The nightmares have begun.
They started five days after I began my vacation last week. In all honesty I was quite proud they waited that long before interfering with my dreams. I dreamed the books at my launch party were all different—filled with typos and grammatical errors, some being an entirely different story altogether. I dreamed I forgot how to speak, I dreamed I forgot how to write. I dreamed no one came to my launch party.
Anxiety and stress always try to snatch joy away from me. It's infuriating.
I awoke from the nightmares, filled my coffee mug, stared at the ocean outside my window, and took a deep breath, inhaling peace, remembering I hired an editor for a reason. There were no typos or grammatical errors or new story. I breathed again. It was just a dream.
When my feet hit the sand I looked out at the water.
I pictured my novel nestled in my hands and saw the peach cover in the back of my mind.
I opened my fists so my palms were outstretched.
I let go.
I have a notebook from when I was in eighth grade. It's completely full, an entire novel hidden inside of it. It was about a girl in high school, trying to figure out who she was in a world that seemed hard and sort of painful. The grammar is terrible, and I think I used "so" or "very" every other word.
Unbeknownst to me at the time, nine years later I would be halfway through journalism school releasing my real first novel—this time one that was not written in the eighth grade and was fully edited (Thanks, Mary!).
This little peach book in my hands represents a range of different experiences for me. I wrote the book because of one experience; I published it because of another. When I see this book, I see more than the characters—more than Sage and Maeve and Sol and Ky and Levi—I see me, I see my mother, I see this past winter and this past spring.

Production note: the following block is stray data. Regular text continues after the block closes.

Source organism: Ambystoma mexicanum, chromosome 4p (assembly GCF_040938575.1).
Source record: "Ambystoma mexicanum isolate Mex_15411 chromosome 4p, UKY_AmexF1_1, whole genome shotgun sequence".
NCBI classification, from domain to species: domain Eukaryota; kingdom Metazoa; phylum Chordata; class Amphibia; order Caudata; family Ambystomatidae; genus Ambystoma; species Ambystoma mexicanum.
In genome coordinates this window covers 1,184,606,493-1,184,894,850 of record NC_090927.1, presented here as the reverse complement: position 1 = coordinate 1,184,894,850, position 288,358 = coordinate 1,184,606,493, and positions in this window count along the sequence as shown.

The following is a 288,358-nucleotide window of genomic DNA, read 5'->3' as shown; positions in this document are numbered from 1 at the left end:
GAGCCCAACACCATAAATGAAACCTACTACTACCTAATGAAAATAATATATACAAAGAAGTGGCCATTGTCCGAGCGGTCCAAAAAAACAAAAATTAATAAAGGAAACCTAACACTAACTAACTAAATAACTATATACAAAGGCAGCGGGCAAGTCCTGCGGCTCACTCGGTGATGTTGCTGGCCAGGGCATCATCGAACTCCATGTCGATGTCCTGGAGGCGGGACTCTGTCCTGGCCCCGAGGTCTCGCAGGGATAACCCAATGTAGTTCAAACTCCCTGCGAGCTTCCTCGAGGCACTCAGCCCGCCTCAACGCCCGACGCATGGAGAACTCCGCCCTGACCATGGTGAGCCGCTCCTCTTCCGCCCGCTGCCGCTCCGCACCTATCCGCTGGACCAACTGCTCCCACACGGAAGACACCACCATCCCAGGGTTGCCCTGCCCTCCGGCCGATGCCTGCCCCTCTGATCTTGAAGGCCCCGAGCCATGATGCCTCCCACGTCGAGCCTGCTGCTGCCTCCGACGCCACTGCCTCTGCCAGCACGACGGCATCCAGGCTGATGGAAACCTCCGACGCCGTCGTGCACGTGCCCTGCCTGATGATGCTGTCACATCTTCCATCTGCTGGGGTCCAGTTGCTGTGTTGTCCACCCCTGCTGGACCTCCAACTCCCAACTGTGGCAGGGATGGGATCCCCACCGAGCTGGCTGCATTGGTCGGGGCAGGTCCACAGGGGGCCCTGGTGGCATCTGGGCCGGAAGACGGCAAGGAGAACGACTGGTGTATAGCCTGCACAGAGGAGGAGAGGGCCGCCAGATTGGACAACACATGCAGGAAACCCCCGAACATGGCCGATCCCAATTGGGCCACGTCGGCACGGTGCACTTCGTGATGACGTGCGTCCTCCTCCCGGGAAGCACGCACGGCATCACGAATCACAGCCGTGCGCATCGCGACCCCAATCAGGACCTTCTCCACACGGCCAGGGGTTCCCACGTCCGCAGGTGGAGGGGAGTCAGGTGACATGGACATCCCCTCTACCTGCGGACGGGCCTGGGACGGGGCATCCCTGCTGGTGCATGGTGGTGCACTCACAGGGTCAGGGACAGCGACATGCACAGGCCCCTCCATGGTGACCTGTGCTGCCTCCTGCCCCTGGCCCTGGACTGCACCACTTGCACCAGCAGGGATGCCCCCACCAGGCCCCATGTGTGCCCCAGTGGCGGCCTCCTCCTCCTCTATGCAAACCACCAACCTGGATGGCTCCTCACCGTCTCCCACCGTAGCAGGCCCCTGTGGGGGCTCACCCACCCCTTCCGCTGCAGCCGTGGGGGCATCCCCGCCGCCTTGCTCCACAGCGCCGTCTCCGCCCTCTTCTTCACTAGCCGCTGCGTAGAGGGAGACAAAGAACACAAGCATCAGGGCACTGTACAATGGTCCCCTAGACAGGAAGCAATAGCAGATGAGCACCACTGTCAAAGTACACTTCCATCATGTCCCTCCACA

Writing this novel was a form of therapy for me—it was a way for me to take my anger, frustration, sadness, and delight and pour it out in a healthy (ish) way. I would gently weigh my emotions in my hands, seeing anger through Levi and frustration through Maeve and sadness through Ky. I took all of the pieces of who I am and spread them out within the characters I created.
I still don't know if I actually know how to write a novel. All I know is how I felt—and how writing about how I felt using fictitious characters was the only thing that made sense at the time. (It's still one of only ways I truly know how to process things.)
As the doors to this book swing wide open and she begins to make her way out into the world, I feel like an overprotective mother clawing to keep her child from running out onto the road.
"This is my baby," I think. What if they hurt her? What if they hate her and criticize her and don't treat her as gently as she deserves?
For anyone who has ever created anything you know this is the most frightening part: the time when you have to give it away. Creating only to give it away is not for the faint of heart. But creating for just yourself seems far too lonely.
So on Thursday I'll open my palms once more—albeit somewhat unwillingly—and give my baby away to the world. This peach book is what four years of my life looks like. After the past four years, I can finally say I am very proud to give her away to you.
I will try not to cry any more than I already have; I will try not to throw up either.
I hope you enjoy this story. I know I enjoyed creating it for you.